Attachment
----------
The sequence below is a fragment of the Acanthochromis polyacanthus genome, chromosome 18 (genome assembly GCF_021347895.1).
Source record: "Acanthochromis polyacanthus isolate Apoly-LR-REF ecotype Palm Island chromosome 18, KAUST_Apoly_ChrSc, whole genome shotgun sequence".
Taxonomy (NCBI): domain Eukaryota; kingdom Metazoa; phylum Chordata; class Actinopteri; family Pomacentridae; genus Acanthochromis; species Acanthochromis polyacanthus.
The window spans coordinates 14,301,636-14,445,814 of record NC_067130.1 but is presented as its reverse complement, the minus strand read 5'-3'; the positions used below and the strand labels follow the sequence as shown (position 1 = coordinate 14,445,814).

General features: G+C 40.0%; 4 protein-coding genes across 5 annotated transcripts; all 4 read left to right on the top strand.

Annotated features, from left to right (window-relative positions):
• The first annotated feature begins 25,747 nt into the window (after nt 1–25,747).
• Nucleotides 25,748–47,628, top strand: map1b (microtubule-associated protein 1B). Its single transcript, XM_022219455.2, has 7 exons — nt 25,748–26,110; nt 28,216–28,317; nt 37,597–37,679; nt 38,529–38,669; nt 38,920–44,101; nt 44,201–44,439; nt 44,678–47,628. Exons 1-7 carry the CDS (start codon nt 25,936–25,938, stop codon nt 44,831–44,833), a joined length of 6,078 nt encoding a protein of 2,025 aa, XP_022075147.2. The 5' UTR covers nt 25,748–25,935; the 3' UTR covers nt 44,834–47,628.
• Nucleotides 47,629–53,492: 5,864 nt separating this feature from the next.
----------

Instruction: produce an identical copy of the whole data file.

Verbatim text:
The sequence below is a fragment of the Acanthochromis polyacanthus genome, chromosome 18 (genome assembly GCF_021347895.1).
Source record: "Acanthochromis polyacanthus isolate Apoly-LR-REF ecotype Palm Island chromosome 18, KAUST_Apoly_ChrSc, whole genome shotgun sequence".
Taxonomy (NCBI): domain Eukaryota; kingdom Metazoa; phylum Chordata; class Actinopteri; family Pomacentridae; genus Acanthochromis; species Acanthochromis polyacanthus.
The window spans coordinates 14,301,636-14,445,814 of record NC_067130.1 but is presented as its reverse complement, the minus strand read 5'-3'; the positions used below and the strand labels follow the sequence as shown (position 1 = coordinate 14,445,814).

General features: G+C 40.0%; 4 protein-coding genes across 5 annotated transcripts; all 4 read left to right on the top strand.

Annotated features, from left to right (window-relative positions):
• The first annotated feature begins 25,747 nt into the window (after nt 1–25,747).
• Nucleotides 25,748–47,628, top strand: map1b (microtubule-associated protein 1B). Its single transcript, XM_022219455.2, has 7 exons — nt 25,748–26,110; nt 28,216–28,317; nt 37,597–37,679; nt 38,529–38,669; nt 38,920–44,101; nt 44,201–44,439; nt 44,678–47,628. Exons 1-7 carry the CDS (start codon nt 25,936–25,938, stop codon nt 44,831–44,833), a joined length of 6,078 nt encoding a protein of 2,025 aa, XP_022075147.2. The 5' UTR covers nt 25,748–25,935; the 3' UTR covers nt 44,834–47,628.
• Nucleotides 47,629–53,492: 5,864 nt separating this feature from the next.